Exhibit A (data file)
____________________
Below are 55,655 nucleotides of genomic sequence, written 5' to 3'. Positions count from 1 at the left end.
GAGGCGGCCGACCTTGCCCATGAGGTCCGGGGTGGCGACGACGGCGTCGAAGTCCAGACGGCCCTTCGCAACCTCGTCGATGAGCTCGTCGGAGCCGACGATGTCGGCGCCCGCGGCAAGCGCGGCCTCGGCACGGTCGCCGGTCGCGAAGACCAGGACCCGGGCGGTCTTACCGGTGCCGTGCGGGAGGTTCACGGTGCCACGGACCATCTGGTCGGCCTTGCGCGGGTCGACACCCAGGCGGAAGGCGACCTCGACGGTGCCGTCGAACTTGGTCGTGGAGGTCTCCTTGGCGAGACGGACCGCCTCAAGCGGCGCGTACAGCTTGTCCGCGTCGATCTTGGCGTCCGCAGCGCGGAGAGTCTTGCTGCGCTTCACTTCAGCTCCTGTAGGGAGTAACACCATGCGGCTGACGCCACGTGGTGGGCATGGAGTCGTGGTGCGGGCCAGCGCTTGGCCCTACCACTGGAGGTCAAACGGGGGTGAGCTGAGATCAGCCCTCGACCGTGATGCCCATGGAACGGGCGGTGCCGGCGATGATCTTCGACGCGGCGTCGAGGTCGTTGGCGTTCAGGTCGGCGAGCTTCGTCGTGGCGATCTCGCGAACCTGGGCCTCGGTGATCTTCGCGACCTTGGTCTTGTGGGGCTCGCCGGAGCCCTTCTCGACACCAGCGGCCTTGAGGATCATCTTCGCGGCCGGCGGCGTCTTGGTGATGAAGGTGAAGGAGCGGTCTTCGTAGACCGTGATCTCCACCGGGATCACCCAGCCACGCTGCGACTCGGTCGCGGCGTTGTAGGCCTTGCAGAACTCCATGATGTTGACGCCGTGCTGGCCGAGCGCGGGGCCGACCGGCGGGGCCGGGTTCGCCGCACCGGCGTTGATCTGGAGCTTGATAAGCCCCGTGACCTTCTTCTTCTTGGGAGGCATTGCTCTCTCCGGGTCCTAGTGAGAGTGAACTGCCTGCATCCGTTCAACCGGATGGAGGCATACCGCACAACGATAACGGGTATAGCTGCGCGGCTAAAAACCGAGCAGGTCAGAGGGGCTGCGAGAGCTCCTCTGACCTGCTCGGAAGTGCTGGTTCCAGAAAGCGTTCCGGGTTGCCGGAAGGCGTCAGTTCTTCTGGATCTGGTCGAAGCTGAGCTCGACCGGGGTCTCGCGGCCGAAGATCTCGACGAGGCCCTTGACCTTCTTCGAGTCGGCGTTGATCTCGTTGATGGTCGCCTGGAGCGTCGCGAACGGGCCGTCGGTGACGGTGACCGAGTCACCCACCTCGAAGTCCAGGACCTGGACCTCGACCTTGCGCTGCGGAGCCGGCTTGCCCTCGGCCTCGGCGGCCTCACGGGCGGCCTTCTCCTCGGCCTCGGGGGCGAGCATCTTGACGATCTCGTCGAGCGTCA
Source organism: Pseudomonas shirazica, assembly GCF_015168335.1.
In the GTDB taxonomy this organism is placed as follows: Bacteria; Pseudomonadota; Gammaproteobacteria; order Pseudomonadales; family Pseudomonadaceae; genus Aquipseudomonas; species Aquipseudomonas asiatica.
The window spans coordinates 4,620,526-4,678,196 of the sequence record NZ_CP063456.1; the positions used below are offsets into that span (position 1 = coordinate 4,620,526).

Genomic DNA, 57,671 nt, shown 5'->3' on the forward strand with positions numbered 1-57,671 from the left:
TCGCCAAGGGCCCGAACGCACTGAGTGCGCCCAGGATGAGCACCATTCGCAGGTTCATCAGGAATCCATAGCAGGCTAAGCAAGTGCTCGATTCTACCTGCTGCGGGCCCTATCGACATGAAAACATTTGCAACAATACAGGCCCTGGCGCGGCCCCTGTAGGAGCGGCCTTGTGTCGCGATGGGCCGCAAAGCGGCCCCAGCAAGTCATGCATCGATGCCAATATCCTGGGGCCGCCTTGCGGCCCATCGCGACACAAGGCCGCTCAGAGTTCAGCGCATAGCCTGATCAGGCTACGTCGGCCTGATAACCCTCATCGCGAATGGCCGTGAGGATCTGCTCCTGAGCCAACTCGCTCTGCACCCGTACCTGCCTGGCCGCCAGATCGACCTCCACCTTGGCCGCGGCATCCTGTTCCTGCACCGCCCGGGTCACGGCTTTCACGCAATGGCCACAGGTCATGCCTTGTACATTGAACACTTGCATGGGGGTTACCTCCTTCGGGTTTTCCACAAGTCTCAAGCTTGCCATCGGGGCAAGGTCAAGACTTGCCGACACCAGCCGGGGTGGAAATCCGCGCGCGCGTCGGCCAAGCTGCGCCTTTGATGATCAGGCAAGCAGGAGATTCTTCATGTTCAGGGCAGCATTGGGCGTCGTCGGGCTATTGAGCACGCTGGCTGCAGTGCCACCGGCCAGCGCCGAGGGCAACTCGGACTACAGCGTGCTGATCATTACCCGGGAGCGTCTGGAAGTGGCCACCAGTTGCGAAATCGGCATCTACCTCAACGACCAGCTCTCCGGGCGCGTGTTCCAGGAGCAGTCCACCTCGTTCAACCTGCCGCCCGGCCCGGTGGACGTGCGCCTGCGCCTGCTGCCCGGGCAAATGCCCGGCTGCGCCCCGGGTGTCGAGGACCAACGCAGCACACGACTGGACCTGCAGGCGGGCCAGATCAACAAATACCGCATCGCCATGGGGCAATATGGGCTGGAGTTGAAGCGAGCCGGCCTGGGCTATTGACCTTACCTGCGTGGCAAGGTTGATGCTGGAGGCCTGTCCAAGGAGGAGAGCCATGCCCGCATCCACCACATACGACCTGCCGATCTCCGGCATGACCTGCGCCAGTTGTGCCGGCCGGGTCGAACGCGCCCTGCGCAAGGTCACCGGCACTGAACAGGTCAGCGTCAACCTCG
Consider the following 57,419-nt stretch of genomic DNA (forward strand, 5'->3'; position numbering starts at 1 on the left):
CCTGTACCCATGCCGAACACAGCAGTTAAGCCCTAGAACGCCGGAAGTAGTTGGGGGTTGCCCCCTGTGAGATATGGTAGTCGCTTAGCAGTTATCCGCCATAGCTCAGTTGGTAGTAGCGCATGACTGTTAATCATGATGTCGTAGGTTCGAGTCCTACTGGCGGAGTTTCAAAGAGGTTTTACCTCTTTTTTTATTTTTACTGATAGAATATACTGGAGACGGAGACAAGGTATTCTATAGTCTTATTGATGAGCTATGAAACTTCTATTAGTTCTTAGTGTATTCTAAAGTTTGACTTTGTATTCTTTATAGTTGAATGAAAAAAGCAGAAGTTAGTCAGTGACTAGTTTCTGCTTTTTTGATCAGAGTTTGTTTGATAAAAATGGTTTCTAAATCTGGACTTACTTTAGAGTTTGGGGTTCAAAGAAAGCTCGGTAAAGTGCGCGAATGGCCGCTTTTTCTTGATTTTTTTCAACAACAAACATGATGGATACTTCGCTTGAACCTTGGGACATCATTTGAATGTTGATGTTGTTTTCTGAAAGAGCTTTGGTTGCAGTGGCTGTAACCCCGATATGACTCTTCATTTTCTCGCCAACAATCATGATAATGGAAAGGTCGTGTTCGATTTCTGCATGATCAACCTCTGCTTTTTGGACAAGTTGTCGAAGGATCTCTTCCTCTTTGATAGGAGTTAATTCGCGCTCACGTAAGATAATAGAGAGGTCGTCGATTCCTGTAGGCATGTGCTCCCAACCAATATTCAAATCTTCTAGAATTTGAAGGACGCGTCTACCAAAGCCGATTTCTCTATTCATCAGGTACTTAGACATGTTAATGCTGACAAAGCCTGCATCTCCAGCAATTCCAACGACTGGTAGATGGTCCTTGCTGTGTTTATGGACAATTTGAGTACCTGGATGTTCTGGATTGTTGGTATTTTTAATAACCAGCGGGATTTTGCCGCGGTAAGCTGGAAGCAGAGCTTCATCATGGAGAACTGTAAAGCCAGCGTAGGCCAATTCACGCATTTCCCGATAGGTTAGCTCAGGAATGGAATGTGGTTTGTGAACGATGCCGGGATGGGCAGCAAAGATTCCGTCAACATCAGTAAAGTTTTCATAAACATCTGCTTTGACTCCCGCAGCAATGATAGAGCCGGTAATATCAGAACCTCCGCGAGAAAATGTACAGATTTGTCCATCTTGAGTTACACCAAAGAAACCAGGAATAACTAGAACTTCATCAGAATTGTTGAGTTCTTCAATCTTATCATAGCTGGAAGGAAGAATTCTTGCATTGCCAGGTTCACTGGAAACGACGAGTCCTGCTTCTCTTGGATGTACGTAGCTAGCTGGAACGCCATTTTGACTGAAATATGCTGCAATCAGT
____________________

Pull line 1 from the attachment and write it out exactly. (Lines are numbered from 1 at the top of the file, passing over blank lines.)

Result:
Below are 55,655 nucleotides of genomic sequence, written 5' to 3'. Positions count from 1 at the left end.